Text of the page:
CAS  Article  PubMed  Google Scholar 

  27. 27

    Orino, K. et al. Ferritin and the response to oxidative stress. Biochem. J. 357, 241–247 (2001).

    CAS  Article  PubMed  PubMed Central  Google Scholar 

  28. 28

    Pham, C.G. et al. Ferritin heavy chain upregulation by NF-kappaB inhibits TNFalpha-induced apoptosis by suppressing reactive oxygen species. Cell 119, 529–542 (2004).

    CAS  Article  PubMed  Google Scholar 

  29. 29

    Giordani, A. et al. Contrasting effects of excess ferritin expression on the iron-mediated oxidative stress induced by tert-butyl hydroperoxide or ultraviolet-A in human fibroblasts and keratinocytes. J. Photochem. Photobiol. B 54, 43–54 (2000).

    CAS  Article  PubMed  Google Scholar 

  30. 30

    Kakhlon, O., Gruenbaum, Y. & Cabantchik, Z.I. Repression of the heavy ferritin chain increases the labile iron pool of human K562 cells. Biochem. J. 356, 311–316 (2001).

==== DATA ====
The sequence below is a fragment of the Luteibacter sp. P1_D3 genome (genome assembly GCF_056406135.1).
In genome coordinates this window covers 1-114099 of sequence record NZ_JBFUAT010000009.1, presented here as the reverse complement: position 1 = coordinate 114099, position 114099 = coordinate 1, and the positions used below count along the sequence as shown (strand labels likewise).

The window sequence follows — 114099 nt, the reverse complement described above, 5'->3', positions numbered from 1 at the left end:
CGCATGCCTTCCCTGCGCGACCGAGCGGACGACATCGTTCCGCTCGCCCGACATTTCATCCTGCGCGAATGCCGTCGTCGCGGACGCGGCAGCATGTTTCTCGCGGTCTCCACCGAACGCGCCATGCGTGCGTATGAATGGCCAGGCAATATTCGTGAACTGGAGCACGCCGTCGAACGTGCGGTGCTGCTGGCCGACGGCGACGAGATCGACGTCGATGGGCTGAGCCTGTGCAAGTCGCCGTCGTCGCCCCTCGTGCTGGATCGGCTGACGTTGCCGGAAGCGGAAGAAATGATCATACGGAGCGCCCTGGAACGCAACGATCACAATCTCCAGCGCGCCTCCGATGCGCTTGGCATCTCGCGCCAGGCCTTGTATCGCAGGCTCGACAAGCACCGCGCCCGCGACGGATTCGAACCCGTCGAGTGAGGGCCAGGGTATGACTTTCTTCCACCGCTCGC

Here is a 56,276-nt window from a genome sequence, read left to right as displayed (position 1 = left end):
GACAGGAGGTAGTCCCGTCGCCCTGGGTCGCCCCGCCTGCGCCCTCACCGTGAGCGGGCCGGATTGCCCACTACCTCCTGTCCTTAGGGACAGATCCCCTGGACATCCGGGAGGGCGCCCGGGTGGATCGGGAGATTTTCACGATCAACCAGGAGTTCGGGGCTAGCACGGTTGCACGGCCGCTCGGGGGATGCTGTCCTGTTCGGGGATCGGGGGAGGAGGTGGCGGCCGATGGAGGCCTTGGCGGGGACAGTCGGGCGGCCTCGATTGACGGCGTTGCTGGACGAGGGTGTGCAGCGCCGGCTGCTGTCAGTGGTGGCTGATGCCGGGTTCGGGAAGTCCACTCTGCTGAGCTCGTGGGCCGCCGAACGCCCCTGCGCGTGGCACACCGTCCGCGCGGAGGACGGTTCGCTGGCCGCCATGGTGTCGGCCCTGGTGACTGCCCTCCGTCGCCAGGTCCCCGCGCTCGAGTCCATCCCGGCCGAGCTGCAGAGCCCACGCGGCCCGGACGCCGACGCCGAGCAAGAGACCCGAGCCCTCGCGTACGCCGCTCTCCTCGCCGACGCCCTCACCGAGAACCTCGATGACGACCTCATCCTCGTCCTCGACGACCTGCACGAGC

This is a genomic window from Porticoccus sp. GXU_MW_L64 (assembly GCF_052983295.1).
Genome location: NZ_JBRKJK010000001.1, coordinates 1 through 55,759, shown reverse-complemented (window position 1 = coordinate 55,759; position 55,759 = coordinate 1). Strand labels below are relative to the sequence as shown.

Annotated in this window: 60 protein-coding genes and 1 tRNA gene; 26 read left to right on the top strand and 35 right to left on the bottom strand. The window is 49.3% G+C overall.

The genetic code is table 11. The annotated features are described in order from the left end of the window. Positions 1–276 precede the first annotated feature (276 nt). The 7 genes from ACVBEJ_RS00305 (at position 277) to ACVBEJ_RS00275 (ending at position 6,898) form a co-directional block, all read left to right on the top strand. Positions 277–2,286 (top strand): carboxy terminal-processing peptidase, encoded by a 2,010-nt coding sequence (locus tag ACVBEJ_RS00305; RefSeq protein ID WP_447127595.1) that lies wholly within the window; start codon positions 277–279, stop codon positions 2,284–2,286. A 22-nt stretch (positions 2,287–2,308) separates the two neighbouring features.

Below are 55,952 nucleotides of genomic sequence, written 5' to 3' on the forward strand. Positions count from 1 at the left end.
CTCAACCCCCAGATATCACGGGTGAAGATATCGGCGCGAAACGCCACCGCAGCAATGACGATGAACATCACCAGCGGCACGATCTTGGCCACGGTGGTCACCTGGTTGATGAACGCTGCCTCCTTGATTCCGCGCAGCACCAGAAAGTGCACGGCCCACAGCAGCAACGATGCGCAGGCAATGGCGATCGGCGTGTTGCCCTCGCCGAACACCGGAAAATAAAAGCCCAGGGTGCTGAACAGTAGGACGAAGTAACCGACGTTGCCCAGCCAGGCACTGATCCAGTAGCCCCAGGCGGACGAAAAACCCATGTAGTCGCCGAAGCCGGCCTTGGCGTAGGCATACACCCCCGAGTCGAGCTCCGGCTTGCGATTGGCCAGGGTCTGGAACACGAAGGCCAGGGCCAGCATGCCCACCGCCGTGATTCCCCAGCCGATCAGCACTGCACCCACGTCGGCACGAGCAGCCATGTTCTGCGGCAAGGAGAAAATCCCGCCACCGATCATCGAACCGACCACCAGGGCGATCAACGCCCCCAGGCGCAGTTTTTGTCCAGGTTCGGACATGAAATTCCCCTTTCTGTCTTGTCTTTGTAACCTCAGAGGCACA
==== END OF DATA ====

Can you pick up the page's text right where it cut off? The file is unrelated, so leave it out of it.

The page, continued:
CAS  Article  PubMed  PubMed Central  Google Scholar 

  31. 31

    Wilkinson IV, J. et al. Tissue-specific expression of ferritin H regulates cellular iron homeostasis in vivo. Biochem. J. 395, 501–507 (2006).

    Article  Google Scholar 

  32. 32

    Sun, J.F. et al. Microvascular patterning is controlled by fine-tuning the Akt signal. Proc. Natl. Acad. Sci. USA 102, 128–133 (2005).

    CAS  Article  PubMed  Google Scholar 

  33. 33

    Gory, S. et al. The vascular endothelial-cadherin promoter directs endothelial-specific expression in transgenic mice. Blood 93, 184–192 (1999).